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Biochim Biophys Acta. 2017 Jan 24. pii: S0304-4165(17)30033-8. doi: 10.1016/j.bbagen.2017.01.025. [Epub ahead of print]

MS-READ: Quantitative measurement of amino acid incorporation.

Author information

  • 1Department of Microbiology, The Ohio State University, 318 West 12th Avenue, Columbus, OH 43210, USA; Center for RNA Biology, The Ohio State University, 484 West 12th Avenue, Columbus, OH 43210, USA.
  • 2Systems Biology Institute, Yale University, West Haven, CT 06516, USA; Department of Cellular & Molecular Physiology, Yale University School of Medicine, New Haven, CT 06520, USA.
  • 3Department of Microbiology and Molecular Genetics, McGovern Medical School, University of Texas Health Science Center, Houston, TX 77030, USA.
  • 4Systems Biology Institute, Yale University, West Haven, CT 06516, USA; Department of Cellular & Molecular Physiology, Yale University School of Medicine, New Haven, CT 06520, USA. Electronic address: jesse.rinehart@yale.edu.

Abstract

Ribosomal protein synthesis results in the genetically programmed incorporation of amino acids into a growing polypeptide chain. Faithful amino acid incorporation that accurately reflects the genetic code is critical to the structure and function of proteins as well as overall proteome integrity. Errors in protein synthesis are generally detrimental to cellular processes yet emerging evidence suggest that proteome diversity generated through mistranslation may be beneficial under certain conditions. Cumulative translational error rates have been determined at the organismal level, however codon specific error rates and the spectrum of misincorporation errors from system to system remain largely unexplored. In particular, until recently technical challenges have limited the ability to detect and quantify comparatively rare amino acid misincorporation events, which occur orders of magnitude less frequently than canonical amino acid incorporation events. We now describe a technique for the quantitative analysis of amino acid incorporation that provides the sensitivity necessary to detect mistranslation events during translation of a single codon at frequencies as low as 1 in 10,000 for all 20 proteinogenic amino acids, as well as non-proteinogenic and modified amino acids. This article is part of a Special Issue entitled "Biochemistry of Synthetic Biology - Recent Developments" Guest Editor: Dr. Ilka Heinemann and Dr. Patrick O'Donoghue.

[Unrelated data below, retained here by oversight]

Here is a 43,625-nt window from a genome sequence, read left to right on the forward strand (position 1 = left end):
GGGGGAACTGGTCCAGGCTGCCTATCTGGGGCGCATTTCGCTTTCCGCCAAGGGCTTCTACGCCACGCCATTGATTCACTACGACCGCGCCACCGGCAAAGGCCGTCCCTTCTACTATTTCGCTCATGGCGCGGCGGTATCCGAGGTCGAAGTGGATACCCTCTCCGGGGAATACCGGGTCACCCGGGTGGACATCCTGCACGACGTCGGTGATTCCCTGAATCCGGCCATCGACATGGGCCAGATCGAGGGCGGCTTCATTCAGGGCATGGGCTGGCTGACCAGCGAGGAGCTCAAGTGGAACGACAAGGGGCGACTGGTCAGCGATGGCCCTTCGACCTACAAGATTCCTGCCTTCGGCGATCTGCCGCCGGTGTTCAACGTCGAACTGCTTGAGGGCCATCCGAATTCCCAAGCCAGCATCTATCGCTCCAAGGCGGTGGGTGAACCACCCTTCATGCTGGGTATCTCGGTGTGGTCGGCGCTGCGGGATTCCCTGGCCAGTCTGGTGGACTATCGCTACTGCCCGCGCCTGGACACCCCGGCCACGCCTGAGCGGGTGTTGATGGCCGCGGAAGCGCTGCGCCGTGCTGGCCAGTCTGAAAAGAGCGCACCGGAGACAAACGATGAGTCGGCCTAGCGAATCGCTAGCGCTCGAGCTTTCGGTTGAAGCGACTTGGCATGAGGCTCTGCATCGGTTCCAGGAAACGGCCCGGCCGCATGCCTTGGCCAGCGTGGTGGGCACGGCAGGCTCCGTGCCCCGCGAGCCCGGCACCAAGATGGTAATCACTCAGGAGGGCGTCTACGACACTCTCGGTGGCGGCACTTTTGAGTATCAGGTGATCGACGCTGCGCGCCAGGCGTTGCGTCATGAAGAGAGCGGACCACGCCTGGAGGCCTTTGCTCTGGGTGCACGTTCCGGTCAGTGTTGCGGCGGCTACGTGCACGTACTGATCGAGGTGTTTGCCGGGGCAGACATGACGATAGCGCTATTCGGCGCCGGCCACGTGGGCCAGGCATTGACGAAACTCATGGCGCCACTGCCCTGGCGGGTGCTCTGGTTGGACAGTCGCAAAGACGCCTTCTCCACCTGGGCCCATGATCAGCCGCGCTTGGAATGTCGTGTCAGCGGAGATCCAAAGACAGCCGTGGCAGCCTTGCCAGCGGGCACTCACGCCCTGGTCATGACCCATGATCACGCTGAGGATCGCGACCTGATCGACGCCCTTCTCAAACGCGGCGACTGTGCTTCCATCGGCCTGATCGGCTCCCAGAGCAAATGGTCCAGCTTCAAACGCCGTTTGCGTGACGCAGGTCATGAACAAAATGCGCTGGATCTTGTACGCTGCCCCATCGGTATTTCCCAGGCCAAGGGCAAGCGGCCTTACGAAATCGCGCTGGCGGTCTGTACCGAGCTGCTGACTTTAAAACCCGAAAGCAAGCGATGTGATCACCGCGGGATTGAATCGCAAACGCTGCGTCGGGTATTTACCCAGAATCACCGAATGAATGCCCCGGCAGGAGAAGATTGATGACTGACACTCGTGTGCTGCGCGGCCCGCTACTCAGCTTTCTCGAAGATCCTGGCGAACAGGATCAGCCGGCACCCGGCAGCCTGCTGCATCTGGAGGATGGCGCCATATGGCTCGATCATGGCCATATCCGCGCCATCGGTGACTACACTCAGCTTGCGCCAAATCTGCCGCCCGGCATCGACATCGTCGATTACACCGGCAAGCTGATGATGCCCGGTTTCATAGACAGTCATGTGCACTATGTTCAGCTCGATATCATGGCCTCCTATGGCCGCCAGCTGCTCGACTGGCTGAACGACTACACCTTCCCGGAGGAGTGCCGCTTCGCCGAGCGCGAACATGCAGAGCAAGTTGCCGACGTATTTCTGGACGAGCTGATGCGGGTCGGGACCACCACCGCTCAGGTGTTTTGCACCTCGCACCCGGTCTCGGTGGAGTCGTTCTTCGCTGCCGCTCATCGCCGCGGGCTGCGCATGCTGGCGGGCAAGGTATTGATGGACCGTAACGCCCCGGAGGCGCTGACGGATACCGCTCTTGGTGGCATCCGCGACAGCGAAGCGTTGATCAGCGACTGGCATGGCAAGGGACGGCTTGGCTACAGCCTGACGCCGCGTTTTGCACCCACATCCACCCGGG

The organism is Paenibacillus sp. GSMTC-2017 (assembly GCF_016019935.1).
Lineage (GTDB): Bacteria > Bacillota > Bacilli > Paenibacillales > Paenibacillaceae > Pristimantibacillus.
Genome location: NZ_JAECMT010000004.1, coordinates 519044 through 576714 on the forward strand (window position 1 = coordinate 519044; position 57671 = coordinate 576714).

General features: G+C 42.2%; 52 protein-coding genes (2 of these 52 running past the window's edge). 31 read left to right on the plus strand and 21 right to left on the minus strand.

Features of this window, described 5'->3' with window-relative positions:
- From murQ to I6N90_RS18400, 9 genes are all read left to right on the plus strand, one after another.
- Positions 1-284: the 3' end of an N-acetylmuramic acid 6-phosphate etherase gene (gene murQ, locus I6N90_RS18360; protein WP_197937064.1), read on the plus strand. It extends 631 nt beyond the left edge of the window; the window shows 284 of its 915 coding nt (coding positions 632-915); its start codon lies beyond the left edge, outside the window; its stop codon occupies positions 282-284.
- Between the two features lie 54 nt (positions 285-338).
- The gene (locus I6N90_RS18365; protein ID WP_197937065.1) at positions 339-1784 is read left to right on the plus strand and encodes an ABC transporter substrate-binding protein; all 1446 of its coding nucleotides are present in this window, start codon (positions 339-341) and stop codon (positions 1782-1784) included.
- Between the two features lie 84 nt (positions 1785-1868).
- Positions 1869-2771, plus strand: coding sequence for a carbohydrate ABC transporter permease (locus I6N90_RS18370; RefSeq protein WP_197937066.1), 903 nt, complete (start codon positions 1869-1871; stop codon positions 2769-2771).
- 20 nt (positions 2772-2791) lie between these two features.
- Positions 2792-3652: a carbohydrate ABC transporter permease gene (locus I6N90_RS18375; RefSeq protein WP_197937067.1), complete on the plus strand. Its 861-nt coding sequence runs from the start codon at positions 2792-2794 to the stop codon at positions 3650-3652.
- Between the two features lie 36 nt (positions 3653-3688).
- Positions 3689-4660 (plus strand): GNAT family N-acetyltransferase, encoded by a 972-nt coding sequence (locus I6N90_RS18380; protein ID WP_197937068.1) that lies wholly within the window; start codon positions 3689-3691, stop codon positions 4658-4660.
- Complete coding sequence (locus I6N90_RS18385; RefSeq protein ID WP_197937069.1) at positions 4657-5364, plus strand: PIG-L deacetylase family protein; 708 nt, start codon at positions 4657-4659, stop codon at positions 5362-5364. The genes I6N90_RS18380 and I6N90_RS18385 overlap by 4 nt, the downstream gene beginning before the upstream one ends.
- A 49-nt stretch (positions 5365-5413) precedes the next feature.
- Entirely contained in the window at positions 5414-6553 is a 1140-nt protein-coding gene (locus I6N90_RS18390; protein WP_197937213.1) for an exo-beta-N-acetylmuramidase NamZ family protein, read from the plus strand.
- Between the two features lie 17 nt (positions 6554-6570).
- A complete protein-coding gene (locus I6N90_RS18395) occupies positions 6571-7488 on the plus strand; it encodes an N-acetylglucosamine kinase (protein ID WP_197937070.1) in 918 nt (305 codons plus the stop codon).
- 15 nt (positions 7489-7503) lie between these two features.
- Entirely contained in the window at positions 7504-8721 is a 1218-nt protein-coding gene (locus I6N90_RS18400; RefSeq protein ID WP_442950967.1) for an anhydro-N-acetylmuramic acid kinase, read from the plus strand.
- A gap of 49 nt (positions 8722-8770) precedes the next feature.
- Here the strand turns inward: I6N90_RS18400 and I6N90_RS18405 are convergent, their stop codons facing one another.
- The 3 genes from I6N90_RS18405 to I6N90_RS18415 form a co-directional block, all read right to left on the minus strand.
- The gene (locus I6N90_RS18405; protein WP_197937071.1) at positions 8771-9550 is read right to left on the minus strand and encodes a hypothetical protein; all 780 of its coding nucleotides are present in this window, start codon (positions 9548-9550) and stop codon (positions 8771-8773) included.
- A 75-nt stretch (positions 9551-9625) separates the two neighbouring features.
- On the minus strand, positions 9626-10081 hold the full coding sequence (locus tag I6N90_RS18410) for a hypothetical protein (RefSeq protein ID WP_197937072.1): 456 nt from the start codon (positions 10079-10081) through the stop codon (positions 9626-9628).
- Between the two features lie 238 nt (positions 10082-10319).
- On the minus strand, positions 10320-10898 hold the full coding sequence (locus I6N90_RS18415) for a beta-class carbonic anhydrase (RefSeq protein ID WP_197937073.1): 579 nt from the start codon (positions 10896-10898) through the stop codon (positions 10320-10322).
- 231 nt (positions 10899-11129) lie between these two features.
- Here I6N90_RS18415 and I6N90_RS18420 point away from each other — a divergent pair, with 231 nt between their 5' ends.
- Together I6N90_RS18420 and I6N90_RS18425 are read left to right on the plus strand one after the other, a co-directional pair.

KEYWORDS:

Mass Spectrometry Reporter; Misincorporation; Mistranslation

PMID:
28130155
DOI:
10.1016/j.bbagen.2017.01.025
[PubMed - as supplied by publisher]
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